This is a photograph of my nan outside an Aberdeen wash house in the 1930s. I wish I knew more about this picture and have spent time researching the wash houses that flourished right up to the 1960s. Below is a short piece of writing inspired by the photograph.
Last Day at the Wash House
Look, that’s me on the front row. May’s got her arm round my shoulders. My hair looks terrible we had to wear it all pinned up otherwise we’d be in trouble with Mrs Evans. The aprons not that glamorous either, it’s covering up my floral frock. It was nice having my sister May with me. We’d have a laugh – us and all the gals. You wouldn’t think it would be much fun in there being so hot, but we got used to it and we were in it together. It was a social outing bringing in the washing; women would be queuing up outside first thing on a Saturday morning. They’d put all their laundry in a pram and push it to the wash house. It would be funny seeing the bairns heaped in with the dirty trousers, skirts and socks. Most of the women did their own washing, made a day of it, brought their sandwiches with them. At lunch time they’d sit outside on the stone wall having a chat.
It was like a factory inside. Well, there was so much washing, it had to be big. There were at least twelve of us keeping the place spick and span. Some who had a bit of money paid us to do theirs for them. We took it in turns to do the different bits. If you were on the washing it would be hot boiling water and you’d have to put your arms right in. They’d be red raw at the end of a shift, the soap was strong stuff that made your skin smart. I’d have to put cream all over them. By the time I got home on a cold day my hands would crack and bleed if I wasn’t careful. If we weren’t on the washing we’d be hanging it up on steel rod hangers and then putting it into the dryers. Lastly, you’d have to put the clothes and linen through a mangle to flatten them and then there was the folding. My mam did all the washing at home she felt sorry for me, she thought it was enough to be doing it all day long. She needed my bit of money as there were six of us still at home, three to a bed.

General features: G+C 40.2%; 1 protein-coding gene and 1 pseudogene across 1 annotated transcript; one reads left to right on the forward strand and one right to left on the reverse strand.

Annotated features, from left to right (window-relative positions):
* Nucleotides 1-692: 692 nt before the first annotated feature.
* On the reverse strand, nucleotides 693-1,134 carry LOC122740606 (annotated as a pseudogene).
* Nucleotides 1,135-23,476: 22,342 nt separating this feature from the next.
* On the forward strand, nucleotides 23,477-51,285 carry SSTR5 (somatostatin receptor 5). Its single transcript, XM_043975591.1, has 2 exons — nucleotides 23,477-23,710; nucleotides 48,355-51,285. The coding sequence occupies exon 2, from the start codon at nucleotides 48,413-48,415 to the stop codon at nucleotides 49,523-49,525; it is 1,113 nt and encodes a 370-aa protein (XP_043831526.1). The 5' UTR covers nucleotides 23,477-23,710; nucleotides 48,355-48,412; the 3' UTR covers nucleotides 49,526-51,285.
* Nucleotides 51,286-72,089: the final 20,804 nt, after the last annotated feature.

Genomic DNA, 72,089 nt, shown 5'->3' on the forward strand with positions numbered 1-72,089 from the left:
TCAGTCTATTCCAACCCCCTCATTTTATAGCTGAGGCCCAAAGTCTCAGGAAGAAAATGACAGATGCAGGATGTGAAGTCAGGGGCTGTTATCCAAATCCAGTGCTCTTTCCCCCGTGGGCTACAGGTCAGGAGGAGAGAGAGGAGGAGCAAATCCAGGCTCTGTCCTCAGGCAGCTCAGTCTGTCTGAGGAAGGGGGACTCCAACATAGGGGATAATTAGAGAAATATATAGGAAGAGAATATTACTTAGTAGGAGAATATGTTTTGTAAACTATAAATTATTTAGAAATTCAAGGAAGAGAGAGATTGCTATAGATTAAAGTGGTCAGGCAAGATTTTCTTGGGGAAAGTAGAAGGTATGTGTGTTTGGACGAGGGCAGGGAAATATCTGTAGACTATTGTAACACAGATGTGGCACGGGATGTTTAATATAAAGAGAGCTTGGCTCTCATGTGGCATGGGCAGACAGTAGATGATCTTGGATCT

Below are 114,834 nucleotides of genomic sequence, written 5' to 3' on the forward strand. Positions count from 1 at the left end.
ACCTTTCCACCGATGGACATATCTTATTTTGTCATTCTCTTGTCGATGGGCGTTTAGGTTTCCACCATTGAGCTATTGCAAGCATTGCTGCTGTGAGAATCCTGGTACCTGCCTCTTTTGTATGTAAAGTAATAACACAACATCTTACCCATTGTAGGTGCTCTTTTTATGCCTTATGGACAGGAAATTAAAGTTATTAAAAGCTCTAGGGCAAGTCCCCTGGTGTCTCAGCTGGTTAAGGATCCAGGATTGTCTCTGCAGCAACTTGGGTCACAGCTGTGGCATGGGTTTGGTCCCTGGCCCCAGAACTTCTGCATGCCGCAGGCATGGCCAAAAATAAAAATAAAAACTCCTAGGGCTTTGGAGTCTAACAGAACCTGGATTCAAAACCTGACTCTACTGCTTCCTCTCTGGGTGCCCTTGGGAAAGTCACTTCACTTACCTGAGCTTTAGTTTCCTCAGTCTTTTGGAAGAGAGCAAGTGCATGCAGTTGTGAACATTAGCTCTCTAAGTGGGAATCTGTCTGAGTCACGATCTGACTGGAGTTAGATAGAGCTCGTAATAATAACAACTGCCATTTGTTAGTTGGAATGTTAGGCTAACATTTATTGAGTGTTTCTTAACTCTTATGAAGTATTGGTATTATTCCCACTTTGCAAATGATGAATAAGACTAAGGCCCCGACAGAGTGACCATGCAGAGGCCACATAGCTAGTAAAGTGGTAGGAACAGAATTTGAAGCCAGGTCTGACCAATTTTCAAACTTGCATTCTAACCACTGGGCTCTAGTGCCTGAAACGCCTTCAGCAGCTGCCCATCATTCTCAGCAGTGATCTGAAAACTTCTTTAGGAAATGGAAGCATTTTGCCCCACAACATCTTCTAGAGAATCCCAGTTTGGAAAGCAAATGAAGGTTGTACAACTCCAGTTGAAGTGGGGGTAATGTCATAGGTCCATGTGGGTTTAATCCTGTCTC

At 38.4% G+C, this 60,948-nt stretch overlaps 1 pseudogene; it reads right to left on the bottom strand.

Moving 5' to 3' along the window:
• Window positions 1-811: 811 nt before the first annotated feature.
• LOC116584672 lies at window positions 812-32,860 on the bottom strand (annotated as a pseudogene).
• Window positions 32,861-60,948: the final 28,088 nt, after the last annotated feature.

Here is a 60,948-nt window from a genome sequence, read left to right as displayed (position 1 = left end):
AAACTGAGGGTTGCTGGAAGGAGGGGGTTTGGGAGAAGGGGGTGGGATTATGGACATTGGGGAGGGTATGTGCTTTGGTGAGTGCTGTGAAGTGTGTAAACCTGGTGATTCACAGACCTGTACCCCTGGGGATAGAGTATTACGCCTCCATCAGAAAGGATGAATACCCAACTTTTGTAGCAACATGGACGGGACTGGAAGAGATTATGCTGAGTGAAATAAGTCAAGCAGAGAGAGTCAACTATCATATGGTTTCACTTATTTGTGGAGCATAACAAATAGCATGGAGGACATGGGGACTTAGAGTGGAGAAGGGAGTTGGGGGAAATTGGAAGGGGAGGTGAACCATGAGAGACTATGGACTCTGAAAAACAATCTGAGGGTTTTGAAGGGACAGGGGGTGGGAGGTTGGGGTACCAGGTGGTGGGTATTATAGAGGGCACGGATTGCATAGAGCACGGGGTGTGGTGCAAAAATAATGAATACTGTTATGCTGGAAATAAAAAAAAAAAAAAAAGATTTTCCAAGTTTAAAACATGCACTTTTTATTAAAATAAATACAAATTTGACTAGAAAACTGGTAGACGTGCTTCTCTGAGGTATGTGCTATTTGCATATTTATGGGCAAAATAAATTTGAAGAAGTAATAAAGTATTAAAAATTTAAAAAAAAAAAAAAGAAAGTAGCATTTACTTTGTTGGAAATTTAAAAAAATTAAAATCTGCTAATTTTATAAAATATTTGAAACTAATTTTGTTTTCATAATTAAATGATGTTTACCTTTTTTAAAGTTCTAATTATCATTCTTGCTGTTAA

It was my last day in that picture. I was getting married on the Saturday and my new hubby said ‘I’m not having my lass working in there.’ He was a bit of a snob. I missed it when I left.